In the age of chivalry, and in the very year when Caxton published Malory's Morte d'Arthur with its uplifting theme of knightly virtue and purity, England found itself under the heel of a king whose very first act [stripping and parading Richard's corpse] was one of calculated barbarity. By contrast, Richard III's end would prove to represent England's last personification of the monarch as the flower of chivalry: the last king leading his men shoulder to shoulder in battle, but more than that, attempting to curtail the bloodshed by settling the outcome in single combat.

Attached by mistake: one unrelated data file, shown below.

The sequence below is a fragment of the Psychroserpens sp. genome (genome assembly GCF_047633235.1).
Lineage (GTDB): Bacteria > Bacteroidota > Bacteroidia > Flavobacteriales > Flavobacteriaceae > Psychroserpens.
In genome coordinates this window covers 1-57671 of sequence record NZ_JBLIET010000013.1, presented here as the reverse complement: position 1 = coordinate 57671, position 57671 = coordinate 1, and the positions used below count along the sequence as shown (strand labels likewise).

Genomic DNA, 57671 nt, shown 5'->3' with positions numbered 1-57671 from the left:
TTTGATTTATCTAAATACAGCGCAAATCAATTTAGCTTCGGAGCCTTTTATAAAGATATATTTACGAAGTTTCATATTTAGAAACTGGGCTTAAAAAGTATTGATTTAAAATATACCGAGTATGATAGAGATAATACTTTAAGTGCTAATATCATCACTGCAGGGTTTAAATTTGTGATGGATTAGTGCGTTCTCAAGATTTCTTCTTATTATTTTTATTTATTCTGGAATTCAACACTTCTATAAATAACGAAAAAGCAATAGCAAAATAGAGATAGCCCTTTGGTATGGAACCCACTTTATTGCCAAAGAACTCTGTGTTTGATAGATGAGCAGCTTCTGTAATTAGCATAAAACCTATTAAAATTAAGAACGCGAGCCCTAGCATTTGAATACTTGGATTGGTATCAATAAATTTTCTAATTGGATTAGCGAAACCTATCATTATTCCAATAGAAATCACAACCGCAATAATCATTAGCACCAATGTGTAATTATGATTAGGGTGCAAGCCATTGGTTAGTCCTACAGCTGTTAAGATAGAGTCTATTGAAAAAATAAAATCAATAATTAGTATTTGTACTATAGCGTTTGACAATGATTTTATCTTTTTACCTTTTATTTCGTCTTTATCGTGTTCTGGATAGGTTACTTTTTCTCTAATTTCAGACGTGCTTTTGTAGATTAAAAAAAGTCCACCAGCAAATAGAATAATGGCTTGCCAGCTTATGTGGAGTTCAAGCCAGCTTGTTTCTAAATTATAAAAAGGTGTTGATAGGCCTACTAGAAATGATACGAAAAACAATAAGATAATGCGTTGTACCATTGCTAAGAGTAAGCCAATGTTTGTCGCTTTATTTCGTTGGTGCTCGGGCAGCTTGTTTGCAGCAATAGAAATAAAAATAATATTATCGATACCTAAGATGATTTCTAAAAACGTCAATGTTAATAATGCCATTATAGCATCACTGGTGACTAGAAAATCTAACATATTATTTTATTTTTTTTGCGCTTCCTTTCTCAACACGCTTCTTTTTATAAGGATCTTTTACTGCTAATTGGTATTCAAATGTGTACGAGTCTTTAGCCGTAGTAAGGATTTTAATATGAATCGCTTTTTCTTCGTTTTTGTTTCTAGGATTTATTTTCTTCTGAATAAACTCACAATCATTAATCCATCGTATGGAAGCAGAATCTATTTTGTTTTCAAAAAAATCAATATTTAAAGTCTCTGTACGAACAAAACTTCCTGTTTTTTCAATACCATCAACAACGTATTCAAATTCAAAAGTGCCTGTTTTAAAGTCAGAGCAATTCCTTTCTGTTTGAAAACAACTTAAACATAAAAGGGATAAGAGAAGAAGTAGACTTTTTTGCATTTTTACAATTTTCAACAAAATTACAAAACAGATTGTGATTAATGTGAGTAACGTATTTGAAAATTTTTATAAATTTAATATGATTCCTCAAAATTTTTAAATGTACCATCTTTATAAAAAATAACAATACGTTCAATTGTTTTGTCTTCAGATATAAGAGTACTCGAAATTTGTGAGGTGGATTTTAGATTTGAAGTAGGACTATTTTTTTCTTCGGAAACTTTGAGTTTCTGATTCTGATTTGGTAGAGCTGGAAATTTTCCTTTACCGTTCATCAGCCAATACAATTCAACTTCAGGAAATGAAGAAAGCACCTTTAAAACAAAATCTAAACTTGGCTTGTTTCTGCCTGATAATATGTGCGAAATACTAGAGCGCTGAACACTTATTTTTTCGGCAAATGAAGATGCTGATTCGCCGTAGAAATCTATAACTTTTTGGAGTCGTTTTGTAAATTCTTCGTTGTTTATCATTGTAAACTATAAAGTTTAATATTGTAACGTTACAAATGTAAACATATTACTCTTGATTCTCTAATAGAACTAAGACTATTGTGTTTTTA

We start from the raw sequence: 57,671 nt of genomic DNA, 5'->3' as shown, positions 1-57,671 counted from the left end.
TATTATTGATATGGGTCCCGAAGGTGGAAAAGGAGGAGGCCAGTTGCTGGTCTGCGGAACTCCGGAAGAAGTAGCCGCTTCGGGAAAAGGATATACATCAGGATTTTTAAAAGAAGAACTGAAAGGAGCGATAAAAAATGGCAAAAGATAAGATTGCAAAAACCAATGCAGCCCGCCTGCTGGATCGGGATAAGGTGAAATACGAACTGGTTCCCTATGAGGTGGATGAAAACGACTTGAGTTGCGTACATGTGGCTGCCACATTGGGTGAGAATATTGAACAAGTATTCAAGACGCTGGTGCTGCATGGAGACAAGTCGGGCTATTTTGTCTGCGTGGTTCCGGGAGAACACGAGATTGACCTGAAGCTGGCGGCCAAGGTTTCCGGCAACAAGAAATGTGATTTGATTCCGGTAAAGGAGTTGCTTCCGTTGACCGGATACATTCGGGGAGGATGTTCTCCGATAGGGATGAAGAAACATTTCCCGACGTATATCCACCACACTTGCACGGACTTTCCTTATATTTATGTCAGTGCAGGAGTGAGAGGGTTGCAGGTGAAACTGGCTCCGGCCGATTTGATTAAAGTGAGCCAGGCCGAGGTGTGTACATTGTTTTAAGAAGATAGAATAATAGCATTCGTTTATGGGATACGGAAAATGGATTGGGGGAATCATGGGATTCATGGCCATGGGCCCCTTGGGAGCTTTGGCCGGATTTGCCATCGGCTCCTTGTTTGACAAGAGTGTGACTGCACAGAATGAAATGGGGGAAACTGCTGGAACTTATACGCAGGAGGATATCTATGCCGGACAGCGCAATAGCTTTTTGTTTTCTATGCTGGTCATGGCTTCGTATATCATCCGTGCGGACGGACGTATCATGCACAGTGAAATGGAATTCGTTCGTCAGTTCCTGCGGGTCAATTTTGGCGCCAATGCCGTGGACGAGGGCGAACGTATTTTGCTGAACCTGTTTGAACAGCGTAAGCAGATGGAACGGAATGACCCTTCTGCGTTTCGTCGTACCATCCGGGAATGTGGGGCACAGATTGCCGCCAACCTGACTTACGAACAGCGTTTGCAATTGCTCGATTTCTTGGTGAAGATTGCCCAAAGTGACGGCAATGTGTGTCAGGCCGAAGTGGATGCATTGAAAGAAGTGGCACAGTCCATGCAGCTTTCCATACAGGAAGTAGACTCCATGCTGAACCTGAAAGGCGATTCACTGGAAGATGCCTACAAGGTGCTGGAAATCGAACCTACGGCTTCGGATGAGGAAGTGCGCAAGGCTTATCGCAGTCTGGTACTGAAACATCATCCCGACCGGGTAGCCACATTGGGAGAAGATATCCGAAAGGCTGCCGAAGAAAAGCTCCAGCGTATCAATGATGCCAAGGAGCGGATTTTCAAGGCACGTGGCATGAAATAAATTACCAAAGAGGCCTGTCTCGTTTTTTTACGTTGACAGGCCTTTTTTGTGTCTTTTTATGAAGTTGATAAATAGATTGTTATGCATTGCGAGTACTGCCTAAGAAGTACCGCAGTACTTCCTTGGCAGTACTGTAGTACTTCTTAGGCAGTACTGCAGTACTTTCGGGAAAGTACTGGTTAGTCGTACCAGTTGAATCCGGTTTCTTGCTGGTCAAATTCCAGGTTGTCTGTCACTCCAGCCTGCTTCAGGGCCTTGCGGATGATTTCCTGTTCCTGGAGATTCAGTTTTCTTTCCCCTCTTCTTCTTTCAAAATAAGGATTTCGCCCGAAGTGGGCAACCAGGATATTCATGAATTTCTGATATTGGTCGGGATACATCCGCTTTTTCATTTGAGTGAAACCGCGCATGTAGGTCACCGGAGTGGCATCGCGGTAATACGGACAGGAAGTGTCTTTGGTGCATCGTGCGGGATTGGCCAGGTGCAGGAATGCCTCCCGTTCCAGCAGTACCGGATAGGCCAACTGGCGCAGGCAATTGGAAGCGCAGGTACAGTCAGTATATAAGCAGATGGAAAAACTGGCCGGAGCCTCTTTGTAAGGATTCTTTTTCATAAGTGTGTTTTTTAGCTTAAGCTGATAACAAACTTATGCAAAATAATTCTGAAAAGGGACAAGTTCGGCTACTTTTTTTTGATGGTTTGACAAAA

The sword was odd. The Arab Movement was one: Feisal another (his name means a flashing sword): then there is the excluded notion, Garden of Eden touch: and the division meaning, like the sword in the bed of mixed sleeping, from the Morte d'Arthur. I don't know which was in your mind, but they all came to me — and the sword also means clean-ness, and death.thomas edward ("t. e.") lawrence
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